17 "hear," h-e-a-r, instead of "here," h-e-r-e, if that could please be
18 clarified. I think that is a substantial matter.
19 JUDGE PARKER: Thank you very much.
20 Yes, Mr. Moore.
21 MR. MOORE: What I'm considered about, the were difficulties
22 yesterday about - and I don't criticise in anyway - translation and also
23 the electronics. I have asked a question - I don't know if the witness
24 can hear this or not, I hope he can't - but the answer that is given is
25 completely inconsistent with the evidence that he's given some time
1 before. And that does -- that is something that would cause me concern.
2 So I would like to re-ask the question, if I may, because it is really
3 quite a perverse answer in some ways.
4 JUDGE PARKER: Please, Mr. Moore, if you see problems of that
5 nature, go over the same ground again without seeking leave.
6 MR. MOORE: Thank you very much.
7 Q. Colonel, can you just listen, please, very carefully to my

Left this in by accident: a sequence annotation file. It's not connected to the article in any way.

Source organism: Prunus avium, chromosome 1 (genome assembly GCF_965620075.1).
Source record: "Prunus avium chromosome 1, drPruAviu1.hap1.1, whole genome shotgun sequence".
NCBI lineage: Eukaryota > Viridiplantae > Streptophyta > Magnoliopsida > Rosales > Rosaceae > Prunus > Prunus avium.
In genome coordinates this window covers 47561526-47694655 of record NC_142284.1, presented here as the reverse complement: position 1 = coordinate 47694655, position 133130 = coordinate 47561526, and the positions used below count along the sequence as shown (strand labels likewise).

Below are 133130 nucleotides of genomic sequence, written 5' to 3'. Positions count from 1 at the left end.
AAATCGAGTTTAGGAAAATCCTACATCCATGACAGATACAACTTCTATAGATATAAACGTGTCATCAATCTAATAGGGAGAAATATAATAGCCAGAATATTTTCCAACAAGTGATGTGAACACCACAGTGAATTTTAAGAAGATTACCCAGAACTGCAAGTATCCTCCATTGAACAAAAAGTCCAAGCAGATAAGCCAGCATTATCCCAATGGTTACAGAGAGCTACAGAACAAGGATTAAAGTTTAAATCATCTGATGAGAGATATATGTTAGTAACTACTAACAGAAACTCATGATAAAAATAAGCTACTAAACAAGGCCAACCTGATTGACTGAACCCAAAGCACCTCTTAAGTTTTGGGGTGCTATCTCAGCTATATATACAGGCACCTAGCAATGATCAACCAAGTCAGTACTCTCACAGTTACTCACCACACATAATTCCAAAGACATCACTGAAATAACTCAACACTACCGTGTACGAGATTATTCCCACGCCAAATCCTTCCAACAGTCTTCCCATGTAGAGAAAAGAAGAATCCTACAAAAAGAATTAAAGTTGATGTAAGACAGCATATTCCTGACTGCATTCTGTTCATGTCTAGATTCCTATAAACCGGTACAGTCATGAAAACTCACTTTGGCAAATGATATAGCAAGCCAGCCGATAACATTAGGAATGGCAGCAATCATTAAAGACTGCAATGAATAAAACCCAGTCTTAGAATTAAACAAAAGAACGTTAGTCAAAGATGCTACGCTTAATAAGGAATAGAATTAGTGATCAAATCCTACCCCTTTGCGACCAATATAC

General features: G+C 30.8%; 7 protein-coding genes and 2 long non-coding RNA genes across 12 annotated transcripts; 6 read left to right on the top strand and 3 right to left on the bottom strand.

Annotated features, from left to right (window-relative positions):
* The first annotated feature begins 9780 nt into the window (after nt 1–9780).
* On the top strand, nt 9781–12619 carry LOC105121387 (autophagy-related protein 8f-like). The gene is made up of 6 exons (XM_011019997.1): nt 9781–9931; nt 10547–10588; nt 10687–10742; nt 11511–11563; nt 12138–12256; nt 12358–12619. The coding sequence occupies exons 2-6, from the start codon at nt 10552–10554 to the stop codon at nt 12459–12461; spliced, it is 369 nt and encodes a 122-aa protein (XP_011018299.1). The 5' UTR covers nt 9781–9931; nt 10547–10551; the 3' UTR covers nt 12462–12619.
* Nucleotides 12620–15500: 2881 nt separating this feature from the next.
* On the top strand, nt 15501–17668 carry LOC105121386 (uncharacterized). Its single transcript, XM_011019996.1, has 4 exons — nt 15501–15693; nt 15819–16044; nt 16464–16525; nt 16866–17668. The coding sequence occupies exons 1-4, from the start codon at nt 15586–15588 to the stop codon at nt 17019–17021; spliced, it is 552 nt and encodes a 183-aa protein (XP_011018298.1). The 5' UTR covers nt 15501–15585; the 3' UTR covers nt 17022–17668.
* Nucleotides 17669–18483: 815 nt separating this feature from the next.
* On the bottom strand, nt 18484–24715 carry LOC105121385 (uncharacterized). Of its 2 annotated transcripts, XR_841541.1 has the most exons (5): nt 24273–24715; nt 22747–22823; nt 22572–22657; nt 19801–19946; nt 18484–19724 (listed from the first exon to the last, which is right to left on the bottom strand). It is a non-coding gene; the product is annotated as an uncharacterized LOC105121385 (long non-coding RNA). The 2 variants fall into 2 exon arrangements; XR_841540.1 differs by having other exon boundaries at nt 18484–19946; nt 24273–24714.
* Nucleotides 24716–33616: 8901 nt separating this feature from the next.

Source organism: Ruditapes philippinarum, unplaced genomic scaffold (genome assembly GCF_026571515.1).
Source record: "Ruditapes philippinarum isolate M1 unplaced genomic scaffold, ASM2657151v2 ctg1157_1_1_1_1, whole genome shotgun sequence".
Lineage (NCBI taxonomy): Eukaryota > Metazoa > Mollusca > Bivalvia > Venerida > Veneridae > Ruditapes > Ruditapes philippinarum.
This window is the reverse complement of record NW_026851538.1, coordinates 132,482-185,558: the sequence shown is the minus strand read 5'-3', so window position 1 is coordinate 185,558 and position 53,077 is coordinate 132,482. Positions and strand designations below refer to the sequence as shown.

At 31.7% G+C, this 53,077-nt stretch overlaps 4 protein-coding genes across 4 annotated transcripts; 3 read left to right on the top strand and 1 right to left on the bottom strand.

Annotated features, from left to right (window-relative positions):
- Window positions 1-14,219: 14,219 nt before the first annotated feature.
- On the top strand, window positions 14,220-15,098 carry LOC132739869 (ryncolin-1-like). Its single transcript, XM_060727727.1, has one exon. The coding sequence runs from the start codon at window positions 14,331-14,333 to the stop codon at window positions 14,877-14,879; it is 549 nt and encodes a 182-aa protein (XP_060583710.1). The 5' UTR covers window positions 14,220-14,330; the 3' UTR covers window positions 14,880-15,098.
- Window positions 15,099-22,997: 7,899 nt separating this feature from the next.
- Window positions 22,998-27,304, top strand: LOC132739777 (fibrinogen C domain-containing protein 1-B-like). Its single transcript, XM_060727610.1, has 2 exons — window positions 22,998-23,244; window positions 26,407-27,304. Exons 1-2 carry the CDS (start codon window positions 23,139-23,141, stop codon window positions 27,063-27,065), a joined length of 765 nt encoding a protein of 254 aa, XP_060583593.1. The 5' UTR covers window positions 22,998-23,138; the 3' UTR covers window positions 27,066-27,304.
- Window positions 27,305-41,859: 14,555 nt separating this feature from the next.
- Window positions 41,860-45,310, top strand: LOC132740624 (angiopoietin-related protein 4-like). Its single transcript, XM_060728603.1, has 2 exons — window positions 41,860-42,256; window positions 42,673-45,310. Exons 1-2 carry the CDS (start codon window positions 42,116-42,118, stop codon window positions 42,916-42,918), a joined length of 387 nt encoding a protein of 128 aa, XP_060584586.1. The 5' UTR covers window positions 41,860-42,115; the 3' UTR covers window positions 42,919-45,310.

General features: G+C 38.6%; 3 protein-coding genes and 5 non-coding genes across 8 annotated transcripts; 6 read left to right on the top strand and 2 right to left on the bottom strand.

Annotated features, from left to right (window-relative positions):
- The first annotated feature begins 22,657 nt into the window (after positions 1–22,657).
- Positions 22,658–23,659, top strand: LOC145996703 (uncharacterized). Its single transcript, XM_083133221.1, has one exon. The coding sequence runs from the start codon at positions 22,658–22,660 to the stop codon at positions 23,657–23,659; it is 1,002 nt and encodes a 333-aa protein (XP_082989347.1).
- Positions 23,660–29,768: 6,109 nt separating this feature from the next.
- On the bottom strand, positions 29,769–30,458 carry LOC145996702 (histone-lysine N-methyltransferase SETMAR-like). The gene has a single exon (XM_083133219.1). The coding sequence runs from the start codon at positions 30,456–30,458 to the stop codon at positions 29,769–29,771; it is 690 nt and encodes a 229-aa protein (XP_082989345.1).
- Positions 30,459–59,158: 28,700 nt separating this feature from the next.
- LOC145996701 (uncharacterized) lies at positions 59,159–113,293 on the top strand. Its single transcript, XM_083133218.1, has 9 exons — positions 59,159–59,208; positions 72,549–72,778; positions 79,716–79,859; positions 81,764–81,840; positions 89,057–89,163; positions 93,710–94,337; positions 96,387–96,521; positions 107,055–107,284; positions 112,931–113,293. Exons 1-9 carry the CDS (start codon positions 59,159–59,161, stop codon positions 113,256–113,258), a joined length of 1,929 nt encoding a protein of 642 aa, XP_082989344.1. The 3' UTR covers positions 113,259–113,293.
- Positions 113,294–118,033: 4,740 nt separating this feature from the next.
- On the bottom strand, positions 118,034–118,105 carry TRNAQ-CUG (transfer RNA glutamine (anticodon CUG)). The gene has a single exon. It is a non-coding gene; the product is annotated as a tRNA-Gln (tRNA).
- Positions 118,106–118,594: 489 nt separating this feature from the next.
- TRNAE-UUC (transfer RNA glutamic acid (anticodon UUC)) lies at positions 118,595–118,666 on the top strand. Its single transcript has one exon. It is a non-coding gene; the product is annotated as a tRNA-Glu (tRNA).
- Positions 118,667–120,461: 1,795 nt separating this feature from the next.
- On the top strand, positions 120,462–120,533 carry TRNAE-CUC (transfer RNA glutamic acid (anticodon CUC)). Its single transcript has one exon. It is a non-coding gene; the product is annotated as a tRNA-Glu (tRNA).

8 question. If you have having difficulties in understanding or hearing,
9 please say so. Do you follow?
10 A. I follow you. It's loud and clear. Thank you.
11 Q. Thank you very much. You have told this Court that you told
12 Colonel Mrksic that killings had been occurring at Velepromet and he made
13 no reply and you then left. Now, that's right?
14 A. Yes.
15 Q. I want to deal with Major Sljivancanin. Did you mention to
16 Sljivancanin either directly at that time or subsequently about what you
17 had found at Velepromet? Do you understand the question?
18 MR. LUKIC: Objection.
19 JUDGE PARKER: Mr. Lukic.
20 MR. LUKIC: [Interpretation] Page 4, this question was asked on
21 line 14. And the witness provided a crystal clear answer on line 16.
22 "[In English] ... anyone had heard, neither can I remember who exactly
23 was there, but there were quite a number of people ..."
24 JUDGE PARKER: I appreciate that, Mr. Lukic, but there are some
25 apparent difficulties in what is appearing. They may not be difficulties;
1 that is being confirmed at the moment. If there are difficulties, it's
2 not clear whether it's with an understanding of the question or whether
3 it's in the interpretation and translation or where it is. But on this
4 occasion I have just indicated to Mr. Moore he may do this thing,
5 unusually. If there is no problem with the answer, it will be the same
6 answer comes again.